Don’t let peer pressure spoil retirement
In retirement, it can be tempting to look over the fence at how neighbors are spending their golden years, and wonder if they’re living better or if you’re spending your time and money in the right ways. What’s more, social media heightens the pressure by serving as a highlight reel of everyone’s best experiences.
But just like social media can put a filter on reality, many myths about the “ideal retirement” continue to cloud people’s expectations and may cause them to make bad decisions.
To steer clear of peer pressure, retirees need to take a step back to define what happiness truly means to them, and not fall victim to these four common misconceptions about retirement.
Myth #1: Retirement is freedom from work
A life of leisure may look tempting, but in reality the transition from corporate life to retirement can feel abrupt. Once you make a dent in your reading list, you may find yourself looking for familiar ways to keep busy.
One way retirees are adding structure to their schedules is by returning to the corporate world part-time. Returning retiree programs allow companies and younger generations of workers to benefit from a retiree’s legacy business knowledge, while giving retirees a clearly defined purpose during work hours.
Many retirees are also becoming entrepreneurs in their own right, turning to resources like those available from AARP and the Small Business Administration to run and market their own business. In fact, a 2013 AARP survey found that 13 percent of experienced workers planned to start a business or work for themselves in retirement.
One of my clients, a former business owner who retired in his 50s upon the sale of his company, is finding fulfillment in a brand new career — flipping houses.
While he owned a few rental properties throughout his life and was known to be quite handy, retiring gave him the flexibility to fully commit to building a business around renovating homes. He’s his own boss, with an activity that fills his days and enables him to maintain his lifestyle.
Myth #2: You’re not fully living if you’re not traveling
While island sunsets and moonlit hikes make for enviable photos, not every retiree is anxious to set sail for an adventure abroad.
Your next great adventure may be right in your hometown, spending more time pursuing your interests or adopting new hobbies. Some people scratch their travel bug by relocating to a favorite vacation spot.
Last year, one of our clients retired from his medical practice. An avid golfer, he began transitioning to retirement by not being on-call on weekends while he hit the links. Since retiring, he’s been golfing every day, and now he’s considering moving to Florida, where he can enjoy the sport year round.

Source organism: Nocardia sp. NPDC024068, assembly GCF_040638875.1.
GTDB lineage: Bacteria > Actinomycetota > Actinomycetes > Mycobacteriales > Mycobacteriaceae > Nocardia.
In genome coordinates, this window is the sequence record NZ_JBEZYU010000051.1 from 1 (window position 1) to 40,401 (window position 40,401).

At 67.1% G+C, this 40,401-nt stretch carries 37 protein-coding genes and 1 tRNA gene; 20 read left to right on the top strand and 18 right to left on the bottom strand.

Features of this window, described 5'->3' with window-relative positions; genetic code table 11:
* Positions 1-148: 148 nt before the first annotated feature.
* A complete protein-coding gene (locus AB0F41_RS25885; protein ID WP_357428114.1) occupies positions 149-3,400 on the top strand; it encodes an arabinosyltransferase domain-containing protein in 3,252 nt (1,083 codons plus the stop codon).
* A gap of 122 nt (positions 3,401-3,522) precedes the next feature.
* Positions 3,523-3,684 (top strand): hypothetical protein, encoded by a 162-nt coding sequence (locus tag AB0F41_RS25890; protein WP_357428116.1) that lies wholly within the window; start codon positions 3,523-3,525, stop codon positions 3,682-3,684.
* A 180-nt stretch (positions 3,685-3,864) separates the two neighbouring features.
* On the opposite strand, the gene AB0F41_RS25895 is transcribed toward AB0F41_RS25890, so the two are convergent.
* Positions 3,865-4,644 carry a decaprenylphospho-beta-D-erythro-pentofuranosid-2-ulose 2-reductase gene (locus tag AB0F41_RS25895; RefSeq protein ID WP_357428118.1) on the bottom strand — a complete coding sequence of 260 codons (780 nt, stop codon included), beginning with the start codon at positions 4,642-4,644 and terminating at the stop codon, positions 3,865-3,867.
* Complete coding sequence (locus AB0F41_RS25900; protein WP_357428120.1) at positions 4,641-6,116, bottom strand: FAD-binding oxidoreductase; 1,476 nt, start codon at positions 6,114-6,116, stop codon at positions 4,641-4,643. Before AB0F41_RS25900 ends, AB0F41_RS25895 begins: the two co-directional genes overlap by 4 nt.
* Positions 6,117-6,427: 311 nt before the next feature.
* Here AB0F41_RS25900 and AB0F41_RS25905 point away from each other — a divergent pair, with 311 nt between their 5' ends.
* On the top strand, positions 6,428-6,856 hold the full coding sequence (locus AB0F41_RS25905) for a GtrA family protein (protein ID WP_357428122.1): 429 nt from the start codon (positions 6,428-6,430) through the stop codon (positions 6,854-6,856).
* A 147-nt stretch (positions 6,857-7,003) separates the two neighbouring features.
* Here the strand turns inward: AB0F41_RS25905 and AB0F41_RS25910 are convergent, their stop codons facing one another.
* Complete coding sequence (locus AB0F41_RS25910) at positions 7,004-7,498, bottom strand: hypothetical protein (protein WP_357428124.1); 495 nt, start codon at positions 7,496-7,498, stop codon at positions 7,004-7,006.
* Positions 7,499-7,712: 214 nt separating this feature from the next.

Of course, many retirees will get the travel itch at some point. If you do, consider planning a trip that allows you to immerse yourself in hobby or develop new skills.
A few years ago, a longtime client retired from a successful business career and began taking bird-watching trips around the world. She now plans a half-dozen trips each year, fully committing to a hobby she loves.
Myth #3: You must “redefine yourself” in retirement
It can be easy to fall into the “New Year, New You” mentality once you retire. While we encourage clients to create a vision and set goals for retirement, this milestone doesn’t necessitate starting a life all that different from your own.
In fact, many retirees parlay the skills that brought them success in the workforce into nonprofit work. Sharp sales people take the lead on securing sponsorships for community events, and organized project managers become committee chairs.
Volunteering is an ideal avenue for those managing the lifestyle transition from work to retirement, particularly if they’re passionate about a particular cause.
Myth #4: The transition to retirement is easy — you’ve waited your whole life for this!
Entering retirement is a significant change, especially for those who maintained an active career.
Ensuring a smooth transition begins well in advance — typically five to eight years prior to retirement. At that point, your financial adviser will run financial scenarios, project your cash flow, and begin conversations about how you’ll be spending your time and money in retirement.
By focusing on your own goals and looking beyond these myths, you can plan the retirement you actually want.
© 2018 The Kiplinger Washington Editors, Inc. Distributed by Tribune Content Agency, LLC.